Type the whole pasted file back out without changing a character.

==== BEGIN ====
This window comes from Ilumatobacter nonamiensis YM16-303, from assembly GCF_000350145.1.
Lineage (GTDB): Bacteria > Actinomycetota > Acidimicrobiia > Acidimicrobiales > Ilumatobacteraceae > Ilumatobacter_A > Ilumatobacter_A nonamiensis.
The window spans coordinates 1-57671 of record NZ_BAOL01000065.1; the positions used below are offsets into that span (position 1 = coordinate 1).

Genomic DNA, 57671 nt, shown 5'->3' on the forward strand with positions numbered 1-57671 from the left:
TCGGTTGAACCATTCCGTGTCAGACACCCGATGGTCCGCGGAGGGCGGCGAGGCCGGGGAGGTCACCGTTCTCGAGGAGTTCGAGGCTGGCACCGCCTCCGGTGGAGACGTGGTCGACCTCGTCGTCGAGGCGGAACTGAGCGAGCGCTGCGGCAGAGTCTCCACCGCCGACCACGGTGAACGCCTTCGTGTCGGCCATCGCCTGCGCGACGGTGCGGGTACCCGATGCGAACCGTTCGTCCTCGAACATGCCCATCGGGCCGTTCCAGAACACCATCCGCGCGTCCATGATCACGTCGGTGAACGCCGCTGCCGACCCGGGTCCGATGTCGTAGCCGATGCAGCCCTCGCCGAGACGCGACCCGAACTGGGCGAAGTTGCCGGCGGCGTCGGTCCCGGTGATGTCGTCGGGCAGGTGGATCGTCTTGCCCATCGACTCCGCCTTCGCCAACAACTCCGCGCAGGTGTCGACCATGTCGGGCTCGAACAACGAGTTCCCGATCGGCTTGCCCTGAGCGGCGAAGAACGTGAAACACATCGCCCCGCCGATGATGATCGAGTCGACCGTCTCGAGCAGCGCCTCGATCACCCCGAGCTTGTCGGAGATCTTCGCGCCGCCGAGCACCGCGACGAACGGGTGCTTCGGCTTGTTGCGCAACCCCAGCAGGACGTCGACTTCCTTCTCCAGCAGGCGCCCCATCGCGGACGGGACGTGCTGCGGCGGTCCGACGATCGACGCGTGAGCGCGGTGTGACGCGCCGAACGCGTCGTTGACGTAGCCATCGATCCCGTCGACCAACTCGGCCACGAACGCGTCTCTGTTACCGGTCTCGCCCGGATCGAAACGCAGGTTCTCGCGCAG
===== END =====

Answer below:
This window comes from Ilumatobacter nonamiensis YM16-303, from assembly GCF_000350145.1.
Lineage (GTDB): Bacteria > Actinomycetota > Acidimicrobiia > Acidimicrobiales > Ilumatobacteraceae > Ilumatobacter_A > Ilumatobacter_A nonamiensis.
The window spans coordinates 1-57671 of record NZ_BAOL01000065.1; the positions used below are offsets into that span (position 1 = coordinate 1).

Genomic DNA, 57671 nt, shown 5'->3' on the forward strand with positions numbered 1-57671 from the left:
TCGGTTGAACCATTCCGTGTCAGACACCCGATGGTCCGCGGAGGGCGGCGAGGCCGGGGAGGTCACCGTTCTCGAGGAGTTCGAGGCTGGCACCGCCTCCGGTGGAGACGTGGTCGACCTCGTCGTCGAGGCGGAACTGAGCGAGCGCTGCGGCAGAGTCTCCACCGCCGACCACGGTGAACGCCTTCGTGTCGGCCATCGCCTGCGCGACGGTGCGGGTACCCGATGCGAACCGTTCGTCCTCGAACATGCCCATCGGGCCGTTCCAGAACACCATCCGCGCGTCCATGATCACGTCGGTGAACGCCGCTGCCGACCCGGGTCCGATGTCGTAGCCGATGCAGCCCTCGCCGAGACGCGACCCGAACTGGGCGAAGTTGCCGGCGGCGTCGGTCCCGGTGATGTCGTCGGGCAGGTGGATCGTCTTGCCCATCGACTCCGCCTTCGCCAACAACTCCGCGCAGGTGTCGACCATGTCGGGCTCGAACAACGAGTTCCCGATCGGCTTGCCCTGAGCGGCGAAGAACGTGAAACACATCGCCCCGCCGATGATGATCGAGTCGACCGTCTCGAGCAGCGCCTCGATCACCCCGAGCTTGTCGGAGATCTTCGCGCCGCCGAGCACCGCGACGAACGGGTGCTTCGGCTTGTTGCGCAACCCCAGCAGGACGTCGACTTCCTTCTCCAGCAGGCGCCCCATCGCGGACGGGACGTGCTGCGGCGGTCCGACGATCGACGCGTGAGCGCGGTGTGACGCGCCGAACGCGTCGTTGACGTAGCCATCGATCCCGTCGACCAACTCGGCCACGAACGCGTCTCTGTTACCGGTCTCGCCCGGATCGAAACGCAGGTTCTCGCGCAG